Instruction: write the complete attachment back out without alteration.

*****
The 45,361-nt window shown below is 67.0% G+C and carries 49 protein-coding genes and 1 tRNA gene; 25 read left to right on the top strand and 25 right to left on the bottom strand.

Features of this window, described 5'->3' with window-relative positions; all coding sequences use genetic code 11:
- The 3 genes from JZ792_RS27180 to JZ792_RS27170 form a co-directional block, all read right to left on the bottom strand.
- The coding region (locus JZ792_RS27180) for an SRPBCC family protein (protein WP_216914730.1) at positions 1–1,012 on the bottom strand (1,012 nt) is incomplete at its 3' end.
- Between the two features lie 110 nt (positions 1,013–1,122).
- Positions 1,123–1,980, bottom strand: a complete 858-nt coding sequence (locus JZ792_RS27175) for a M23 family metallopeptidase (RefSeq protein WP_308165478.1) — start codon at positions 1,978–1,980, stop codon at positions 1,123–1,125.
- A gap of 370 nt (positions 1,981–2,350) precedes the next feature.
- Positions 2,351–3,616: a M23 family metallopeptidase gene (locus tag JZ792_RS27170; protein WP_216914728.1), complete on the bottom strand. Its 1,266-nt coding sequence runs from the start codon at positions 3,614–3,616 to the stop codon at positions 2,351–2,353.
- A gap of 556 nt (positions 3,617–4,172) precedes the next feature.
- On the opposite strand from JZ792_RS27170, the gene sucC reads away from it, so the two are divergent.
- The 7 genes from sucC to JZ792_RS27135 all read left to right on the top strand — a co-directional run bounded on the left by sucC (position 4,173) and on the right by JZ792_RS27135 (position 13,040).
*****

The 45,361-nt window shown below is 67.0% G+C and carries 49 protein-coding genes and 1 tRNA gene; 25 read left to right on the top strand and 25 right to left on the bottom strand.

Features of this window, described 5'->3' with window-relative positions; all coding sequences use genetic code 11:
- The 3 genes from JZ792_RS27180 to JZ792_RS27170 form a co-directional block, all read right to left on the bottom strand.
- The coding region (locus JZ792_RS27180) for an SRPBCC family protein (protein WP_216914730.1) at positions 1–1,012 on the bottom strand (1,012 nt) is incomplete at its 3' end.
- Between the two features lie 110 nt (positions 1,013–1,122).
- Positions 1,123–1,980, bottom strand: a complete 858-nt coding sequence (locus JZ792_RS27175) for a M23 family metallopeptidase (RefSeq protein WP_308165478.1) — start codon at positions 1,978–1,980, stop codon at positions 1,123–1,125.
- A gap of 370 nt (positions 1,981–2,350) precedes the next feature.
- Positions 2,351–3,616: a M23 family metallopeptidase gene (locus tag JZ792_RS27170; protein WP_216914728.1), complete on the bottom strand. Its 1,266-nt coding sequence runs from the start codon at positions 3,614–3,616 to the stop codon at positions 2,351–2,353.
- A gap of 556 nt (positions 3,617–4,172) precedes the next feature.
- On the opposite strand from JZ792_RS27170, the gene sucC reads away from it, so the two are divergent.
- The 7 genes from sucC to JZ792_RS27135 all read left to right on the top strand — a co-directional run bounded on the left by sucC (position 4,173) and on the right by JZ792_RS27135 (position 13,040).